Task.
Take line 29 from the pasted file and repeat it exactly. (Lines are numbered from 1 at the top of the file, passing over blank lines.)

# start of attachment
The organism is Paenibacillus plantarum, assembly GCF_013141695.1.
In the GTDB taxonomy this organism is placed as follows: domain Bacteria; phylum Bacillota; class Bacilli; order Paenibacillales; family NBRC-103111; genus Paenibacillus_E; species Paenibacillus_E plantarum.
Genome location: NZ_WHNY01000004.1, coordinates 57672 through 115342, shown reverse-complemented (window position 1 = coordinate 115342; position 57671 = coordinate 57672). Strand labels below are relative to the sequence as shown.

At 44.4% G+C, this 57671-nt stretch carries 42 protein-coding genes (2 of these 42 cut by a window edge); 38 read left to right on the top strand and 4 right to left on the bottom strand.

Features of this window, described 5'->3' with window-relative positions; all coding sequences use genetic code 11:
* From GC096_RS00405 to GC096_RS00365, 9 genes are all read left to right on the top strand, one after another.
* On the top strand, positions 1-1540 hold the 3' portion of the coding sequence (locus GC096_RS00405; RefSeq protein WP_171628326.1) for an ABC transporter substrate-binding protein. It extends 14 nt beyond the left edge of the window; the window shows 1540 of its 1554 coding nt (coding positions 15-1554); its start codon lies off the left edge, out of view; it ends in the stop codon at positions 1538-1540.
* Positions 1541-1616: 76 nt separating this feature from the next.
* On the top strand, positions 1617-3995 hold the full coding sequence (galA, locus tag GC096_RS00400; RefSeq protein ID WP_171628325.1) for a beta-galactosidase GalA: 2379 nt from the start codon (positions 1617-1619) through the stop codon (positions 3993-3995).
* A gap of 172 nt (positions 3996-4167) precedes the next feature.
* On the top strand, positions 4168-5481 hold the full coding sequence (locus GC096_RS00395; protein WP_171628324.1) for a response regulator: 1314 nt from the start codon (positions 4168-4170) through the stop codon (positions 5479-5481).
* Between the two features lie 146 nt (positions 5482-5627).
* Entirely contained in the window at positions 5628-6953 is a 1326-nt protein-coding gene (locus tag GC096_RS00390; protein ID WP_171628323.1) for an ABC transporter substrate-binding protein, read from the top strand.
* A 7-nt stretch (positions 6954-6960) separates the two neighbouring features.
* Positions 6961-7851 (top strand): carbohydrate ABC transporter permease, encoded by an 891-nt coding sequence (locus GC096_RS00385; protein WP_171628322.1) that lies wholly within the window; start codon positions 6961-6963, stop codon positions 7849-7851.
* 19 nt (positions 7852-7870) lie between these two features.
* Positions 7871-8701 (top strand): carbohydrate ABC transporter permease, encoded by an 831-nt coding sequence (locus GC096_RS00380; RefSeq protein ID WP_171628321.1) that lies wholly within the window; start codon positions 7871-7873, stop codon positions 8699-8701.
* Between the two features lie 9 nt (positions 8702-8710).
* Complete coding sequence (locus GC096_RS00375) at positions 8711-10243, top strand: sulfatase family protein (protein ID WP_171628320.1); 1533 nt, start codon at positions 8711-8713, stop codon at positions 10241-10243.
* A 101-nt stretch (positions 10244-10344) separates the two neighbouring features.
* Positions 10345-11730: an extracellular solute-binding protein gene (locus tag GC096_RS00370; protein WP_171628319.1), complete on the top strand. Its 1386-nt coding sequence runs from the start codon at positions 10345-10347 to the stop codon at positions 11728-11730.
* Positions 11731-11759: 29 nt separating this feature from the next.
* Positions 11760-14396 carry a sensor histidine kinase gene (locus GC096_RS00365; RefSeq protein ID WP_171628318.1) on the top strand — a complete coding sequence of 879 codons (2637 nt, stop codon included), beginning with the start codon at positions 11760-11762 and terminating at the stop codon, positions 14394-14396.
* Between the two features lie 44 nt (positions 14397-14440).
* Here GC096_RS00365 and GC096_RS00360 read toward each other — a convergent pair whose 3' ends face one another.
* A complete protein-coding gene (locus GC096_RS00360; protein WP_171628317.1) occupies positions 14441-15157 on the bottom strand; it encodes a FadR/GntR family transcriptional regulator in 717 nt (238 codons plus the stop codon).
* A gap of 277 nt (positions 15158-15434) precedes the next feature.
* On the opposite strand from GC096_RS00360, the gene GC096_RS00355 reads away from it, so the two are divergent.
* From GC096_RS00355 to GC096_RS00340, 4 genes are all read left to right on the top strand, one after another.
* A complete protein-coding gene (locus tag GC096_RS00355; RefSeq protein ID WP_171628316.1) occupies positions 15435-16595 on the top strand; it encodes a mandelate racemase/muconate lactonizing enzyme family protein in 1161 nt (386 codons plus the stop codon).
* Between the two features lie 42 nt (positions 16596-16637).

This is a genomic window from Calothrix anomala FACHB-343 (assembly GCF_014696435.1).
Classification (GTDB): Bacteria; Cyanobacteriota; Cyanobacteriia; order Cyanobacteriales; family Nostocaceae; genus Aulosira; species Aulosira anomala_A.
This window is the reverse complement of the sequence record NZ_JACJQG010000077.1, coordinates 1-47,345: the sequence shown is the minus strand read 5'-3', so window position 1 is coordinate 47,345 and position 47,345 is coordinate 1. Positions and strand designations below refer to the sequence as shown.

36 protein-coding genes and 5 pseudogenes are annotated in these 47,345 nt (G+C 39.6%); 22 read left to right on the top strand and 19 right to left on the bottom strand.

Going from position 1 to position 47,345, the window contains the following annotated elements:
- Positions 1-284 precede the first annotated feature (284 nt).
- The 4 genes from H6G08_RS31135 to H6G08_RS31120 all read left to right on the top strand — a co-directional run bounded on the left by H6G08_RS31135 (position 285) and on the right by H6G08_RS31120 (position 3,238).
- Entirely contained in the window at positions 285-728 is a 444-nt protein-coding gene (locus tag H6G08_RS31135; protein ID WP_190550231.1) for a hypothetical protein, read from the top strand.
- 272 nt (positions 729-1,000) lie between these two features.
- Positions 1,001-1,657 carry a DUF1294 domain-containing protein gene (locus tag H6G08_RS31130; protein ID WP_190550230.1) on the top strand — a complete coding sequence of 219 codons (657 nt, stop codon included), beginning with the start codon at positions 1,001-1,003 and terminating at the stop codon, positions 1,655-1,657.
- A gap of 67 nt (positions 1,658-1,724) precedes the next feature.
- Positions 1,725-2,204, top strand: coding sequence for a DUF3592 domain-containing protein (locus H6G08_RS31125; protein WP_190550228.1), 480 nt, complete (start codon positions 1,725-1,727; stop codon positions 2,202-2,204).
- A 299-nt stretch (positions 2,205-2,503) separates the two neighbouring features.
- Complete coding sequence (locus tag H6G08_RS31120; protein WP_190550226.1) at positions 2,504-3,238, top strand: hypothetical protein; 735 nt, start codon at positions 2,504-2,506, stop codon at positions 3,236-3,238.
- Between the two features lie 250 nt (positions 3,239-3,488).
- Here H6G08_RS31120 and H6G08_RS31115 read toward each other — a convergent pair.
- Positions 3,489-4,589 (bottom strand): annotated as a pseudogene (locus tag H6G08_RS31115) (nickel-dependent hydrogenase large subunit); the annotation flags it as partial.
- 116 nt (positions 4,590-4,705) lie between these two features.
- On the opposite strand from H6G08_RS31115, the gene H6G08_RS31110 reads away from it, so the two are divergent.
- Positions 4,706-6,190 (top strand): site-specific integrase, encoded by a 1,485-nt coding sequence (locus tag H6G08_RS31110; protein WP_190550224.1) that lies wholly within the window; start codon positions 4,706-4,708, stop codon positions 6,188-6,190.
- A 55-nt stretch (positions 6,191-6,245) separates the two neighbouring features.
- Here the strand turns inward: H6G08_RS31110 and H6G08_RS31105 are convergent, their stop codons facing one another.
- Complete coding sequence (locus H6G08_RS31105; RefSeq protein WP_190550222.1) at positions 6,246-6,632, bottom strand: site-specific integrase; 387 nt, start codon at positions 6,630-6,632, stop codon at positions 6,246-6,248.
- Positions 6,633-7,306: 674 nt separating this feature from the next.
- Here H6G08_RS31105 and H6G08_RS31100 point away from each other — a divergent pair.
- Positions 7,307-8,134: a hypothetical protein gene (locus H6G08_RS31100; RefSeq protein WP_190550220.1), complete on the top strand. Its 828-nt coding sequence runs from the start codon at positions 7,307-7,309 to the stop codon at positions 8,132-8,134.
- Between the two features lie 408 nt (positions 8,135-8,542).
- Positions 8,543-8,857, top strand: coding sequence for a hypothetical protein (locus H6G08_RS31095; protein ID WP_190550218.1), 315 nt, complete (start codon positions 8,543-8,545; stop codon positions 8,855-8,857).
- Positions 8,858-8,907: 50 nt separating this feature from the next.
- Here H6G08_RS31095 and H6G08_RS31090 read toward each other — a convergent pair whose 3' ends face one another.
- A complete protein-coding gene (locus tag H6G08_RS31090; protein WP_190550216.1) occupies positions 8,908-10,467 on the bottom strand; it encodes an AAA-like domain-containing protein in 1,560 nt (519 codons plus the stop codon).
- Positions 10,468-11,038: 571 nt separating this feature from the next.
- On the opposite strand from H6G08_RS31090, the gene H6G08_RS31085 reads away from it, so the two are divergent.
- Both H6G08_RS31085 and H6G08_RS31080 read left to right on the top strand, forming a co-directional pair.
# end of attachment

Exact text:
* From GC096_RS00355 to GC096_RS00340, 4 genes are all read left to right on the top strand, one after another.